With the reopening of Texas classrooms and the absence of the state mask mandate, school nurses have become crucial in the fight against the pandemic, but districts are not required to have them.

This article is published in association with TexasTribune.org.

WWorking as a school nurse is “not just ice and boos.”

This is how Marisa Thomison, an elementary school nurse in the Hutto Independent School District, explains her profession, which has become a crucial component of public health during the pandemic. At Veterans’ Hill Elementary School, he manages student health records, administers medications, provides health education, and tries to prevent COVID-19 from spreading widely among students and staff.

Among her tasks: keeping parents and teachers calm when she calls to tell them they were in contact with someone who tested positive for COVID-19. Thomison said she and her colleagues have been “cursed” and even physically threatened by parents who are scared and frustrated at having to keep their children at home for weeks.

“It’s the immediate, ‘My God, I have a job. How can I get someone to watch my child? What I am going to do? ‘”Thomison said.

Unlike their peers in the hospital’s COVID-19 units, school nurses have not had to care for dying patients. They are serving on the front lines of the pandemic in a different way: tracking who has been exposed to the virus, examining staff and students experiencing symptoms, and diagnosing signs of anxiety in traumatized students.

Thomison is one of 13 nurses in her school district, which makes her lucky. Texas law does not require public schools to have full-time nurses, and many do not. In 2019-2020, more than 8,000 Texas public schools employed about 6,100 full-time school nurses, according to state data.

State Representative Shawn Thierry, D-Houston, introduced a bill in this legislative session to require all districts to employ at least one full-time nurse per school and maintain a ratio of at least one full-time nurse for every 750 enrolled students. Hiring more nurses would cost districts or the state money, and Thierry said she wasn’t sure how much yet.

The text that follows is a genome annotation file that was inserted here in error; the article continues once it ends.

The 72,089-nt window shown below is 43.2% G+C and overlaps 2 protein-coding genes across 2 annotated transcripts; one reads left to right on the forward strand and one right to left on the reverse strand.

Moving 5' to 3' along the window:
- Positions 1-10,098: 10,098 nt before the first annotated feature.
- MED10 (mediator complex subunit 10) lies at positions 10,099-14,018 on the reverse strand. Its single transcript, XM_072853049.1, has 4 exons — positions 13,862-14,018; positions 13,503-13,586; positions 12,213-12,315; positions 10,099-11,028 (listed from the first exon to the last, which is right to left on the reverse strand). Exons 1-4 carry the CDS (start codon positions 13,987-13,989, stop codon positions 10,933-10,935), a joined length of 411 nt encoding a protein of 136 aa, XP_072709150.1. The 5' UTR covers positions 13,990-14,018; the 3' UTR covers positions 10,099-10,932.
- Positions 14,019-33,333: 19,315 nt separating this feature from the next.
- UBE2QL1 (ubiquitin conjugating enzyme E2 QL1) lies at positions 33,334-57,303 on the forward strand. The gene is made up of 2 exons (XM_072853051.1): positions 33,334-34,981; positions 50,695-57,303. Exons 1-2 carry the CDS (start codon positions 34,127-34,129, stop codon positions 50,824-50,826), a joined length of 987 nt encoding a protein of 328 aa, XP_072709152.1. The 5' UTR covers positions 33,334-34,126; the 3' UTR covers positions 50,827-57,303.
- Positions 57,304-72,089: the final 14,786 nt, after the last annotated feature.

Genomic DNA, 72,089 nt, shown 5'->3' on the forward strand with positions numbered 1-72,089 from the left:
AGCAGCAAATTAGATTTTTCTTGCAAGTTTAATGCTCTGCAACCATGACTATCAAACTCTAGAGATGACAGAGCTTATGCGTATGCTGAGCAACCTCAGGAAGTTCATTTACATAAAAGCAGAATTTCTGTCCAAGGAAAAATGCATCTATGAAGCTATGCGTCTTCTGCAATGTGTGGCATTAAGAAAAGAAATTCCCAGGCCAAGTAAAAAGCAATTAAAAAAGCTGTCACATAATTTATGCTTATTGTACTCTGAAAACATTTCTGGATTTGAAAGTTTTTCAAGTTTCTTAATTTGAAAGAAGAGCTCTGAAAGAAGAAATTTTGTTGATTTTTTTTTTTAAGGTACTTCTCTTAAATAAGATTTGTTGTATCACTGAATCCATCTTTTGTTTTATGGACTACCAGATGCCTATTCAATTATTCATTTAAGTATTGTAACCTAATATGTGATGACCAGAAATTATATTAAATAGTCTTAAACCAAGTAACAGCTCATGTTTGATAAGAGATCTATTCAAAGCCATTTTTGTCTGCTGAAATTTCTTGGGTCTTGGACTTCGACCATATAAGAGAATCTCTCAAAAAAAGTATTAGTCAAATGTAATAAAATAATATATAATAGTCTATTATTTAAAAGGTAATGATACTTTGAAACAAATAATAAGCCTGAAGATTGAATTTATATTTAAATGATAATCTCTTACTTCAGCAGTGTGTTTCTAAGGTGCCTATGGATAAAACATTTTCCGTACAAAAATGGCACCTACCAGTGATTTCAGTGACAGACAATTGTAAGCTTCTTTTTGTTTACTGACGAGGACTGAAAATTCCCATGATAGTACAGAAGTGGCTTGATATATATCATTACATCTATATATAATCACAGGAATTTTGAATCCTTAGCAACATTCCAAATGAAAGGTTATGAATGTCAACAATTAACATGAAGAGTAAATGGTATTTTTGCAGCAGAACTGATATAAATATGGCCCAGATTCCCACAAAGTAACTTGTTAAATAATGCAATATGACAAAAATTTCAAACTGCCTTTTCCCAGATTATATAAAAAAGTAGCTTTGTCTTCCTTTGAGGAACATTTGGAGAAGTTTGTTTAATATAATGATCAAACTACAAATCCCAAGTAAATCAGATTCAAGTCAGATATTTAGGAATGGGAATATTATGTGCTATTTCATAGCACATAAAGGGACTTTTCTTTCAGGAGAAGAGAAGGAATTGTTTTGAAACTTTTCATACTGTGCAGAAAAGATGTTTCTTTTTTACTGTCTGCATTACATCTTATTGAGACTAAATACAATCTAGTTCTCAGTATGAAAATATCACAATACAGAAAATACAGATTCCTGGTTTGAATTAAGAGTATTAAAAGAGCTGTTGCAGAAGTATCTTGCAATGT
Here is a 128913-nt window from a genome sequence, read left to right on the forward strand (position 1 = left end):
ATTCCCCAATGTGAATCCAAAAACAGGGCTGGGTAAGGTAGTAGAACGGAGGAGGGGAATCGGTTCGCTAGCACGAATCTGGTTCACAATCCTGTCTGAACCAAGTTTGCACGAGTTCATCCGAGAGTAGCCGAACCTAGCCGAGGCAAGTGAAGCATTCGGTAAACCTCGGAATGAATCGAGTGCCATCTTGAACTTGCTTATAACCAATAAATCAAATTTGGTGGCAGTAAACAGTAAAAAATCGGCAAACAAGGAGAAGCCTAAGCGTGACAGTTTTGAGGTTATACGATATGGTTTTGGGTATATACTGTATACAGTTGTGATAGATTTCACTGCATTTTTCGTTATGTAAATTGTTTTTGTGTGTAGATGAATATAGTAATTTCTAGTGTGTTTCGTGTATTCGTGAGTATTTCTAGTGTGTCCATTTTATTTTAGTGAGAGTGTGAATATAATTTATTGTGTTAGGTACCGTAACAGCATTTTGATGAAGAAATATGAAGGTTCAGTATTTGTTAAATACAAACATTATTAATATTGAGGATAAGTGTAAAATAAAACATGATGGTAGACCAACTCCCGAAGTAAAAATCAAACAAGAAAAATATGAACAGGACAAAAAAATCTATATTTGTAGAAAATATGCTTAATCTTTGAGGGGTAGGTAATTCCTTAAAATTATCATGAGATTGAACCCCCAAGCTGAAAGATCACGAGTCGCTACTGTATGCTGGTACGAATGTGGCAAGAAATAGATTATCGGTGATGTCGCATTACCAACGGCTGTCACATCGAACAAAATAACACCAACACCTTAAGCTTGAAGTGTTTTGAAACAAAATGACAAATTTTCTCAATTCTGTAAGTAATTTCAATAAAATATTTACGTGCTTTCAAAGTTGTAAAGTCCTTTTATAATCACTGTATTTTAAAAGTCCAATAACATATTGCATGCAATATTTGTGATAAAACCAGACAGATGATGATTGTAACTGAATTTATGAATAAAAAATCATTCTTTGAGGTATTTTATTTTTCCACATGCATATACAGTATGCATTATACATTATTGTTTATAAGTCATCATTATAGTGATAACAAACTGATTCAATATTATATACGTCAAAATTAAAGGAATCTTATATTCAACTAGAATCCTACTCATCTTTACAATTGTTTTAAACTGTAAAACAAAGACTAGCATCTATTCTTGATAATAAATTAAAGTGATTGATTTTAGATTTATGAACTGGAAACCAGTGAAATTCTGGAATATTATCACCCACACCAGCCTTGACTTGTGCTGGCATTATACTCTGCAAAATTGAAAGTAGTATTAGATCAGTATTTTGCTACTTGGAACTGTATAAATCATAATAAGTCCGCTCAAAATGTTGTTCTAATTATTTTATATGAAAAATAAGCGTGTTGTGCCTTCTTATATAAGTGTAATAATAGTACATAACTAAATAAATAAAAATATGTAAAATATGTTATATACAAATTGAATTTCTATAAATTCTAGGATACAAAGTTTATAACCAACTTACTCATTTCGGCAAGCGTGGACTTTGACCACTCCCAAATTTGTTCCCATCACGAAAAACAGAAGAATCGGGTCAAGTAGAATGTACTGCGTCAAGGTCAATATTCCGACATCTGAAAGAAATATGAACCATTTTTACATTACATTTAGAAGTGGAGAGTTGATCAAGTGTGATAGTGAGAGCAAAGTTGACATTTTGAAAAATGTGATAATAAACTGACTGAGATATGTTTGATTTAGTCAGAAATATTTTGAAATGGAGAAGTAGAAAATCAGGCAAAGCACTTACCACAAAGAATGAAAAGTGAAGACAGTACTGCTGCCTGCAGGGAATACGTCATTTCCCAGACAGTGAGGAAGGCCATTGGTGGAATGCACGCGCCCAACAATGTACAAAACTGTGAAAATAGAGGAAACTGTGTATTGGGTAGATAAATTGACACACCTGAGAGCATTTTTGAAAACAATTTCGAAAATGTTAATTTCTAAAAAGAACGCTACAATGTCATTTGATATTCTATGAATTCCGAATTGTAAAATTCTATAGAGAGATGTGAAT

“These are essential workers, so it is a cost that we can no longer afford to cut. Even the life of a lost child would be tragic, ”he said.

Similar bills have failed in previous sessions, but the coronavirus pandemic has demonstrated the scope and importance of the jobs of school nurses. Without a trained healthcare professional to track how the virus has spread across campuses, schools are less able to prevent major outbreaks, said Becca Harkleroad, president of advocacy for the Texas School Nurses Organization and a nurse in Lake Travis ISD. .

“I cannot imagine what it is like during this time not to have a nurse. Many times it is up to the front office staff to take care of the children and send children home who may be sick, ”he said. The advocacy group is also asking the state to track how many schools have nurses and whether they are covering more than one campus – a current gap in available state data. And he’s defending a bill introduced by state Sen. Beverly Powell, D-Burleson, that would allow schools to use money previously allocated for school safety to pay for additional nurses.

Beverly Dutchover, the only school nurse for 320 Marfa ISD students, takes action after a parent or teacher reports a positive case of COVID-19. Ask who they had lunch with, track class schedules, and call dozens of parents. Sometimes if more than one person in a small classroom tests positive, he closes the entire room and requires everyone to stay home and self-quarantine for two weeks.